Antebellum editors were bulk retailers. Whatever else their business involved, it happened at scale, and I’m often astonished by how much prose a nineteenth-century newspaper or magazine editor could churn out in a day. Of course, most of that prose was recycled, and much of it was banal. As a forthcoming article by Ryan Cordell, based on research by the Viral Texts Project at Northeastern University, observes, the most-reprinted antebellum newspaper articles were pieces of “information literature”—not news, but scrapbookable things like an 1853 starch recipe or a clipping about the dietary value of tomatoes. Apparently, antebellum readers welcomed such textual flotsam—but it was especially useful to editors, who needed a steady flood of context-free, easily resized gobbets of writing for their pages.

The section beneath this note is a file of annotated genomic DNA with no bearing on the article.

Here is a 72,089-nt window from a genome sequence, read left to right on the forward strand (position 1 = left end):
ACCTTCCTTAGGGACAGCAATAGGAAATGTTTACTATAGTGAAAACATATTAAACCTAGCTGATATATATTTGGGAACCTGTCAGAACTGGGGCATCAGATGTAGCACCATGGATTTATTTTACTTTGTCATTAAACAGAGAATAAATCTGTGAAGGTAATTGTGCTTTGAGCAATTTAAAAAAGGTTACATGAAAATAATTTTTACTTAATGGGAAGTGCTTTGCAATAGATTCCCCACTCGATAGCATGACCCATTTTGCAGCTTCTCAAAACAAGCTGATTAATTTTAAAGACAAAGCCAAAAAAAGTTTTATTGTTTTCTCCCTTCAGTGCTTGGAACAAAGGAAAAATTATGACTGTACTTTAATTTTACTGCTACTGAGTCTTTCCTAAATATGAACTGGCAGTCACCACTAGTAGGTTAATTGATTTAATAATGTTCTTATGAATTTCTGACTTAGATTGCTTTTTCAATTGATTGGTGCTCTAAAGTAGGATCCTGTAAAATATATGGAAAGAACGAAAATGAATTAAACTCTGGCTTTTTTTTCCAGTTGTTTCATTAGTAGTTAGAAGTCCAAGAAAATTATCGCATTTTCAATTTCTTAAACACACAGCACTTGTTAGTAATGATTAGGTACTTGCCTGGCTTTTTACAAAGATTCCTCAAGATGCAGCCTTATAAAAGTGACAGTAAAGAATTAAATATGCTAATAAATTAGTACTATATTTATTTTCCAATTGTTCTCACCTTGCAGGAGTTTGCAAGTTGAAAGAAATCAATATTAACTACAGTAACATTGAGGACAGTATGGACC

The bulk-retail principle applied to literary editors, too, and the difference between “literary” and other kinds of antebellum periodical work is hard to define. For the last couple of weeks, I’ve been thinking about what that meant for the formation of an American literary canon in the antebellum period.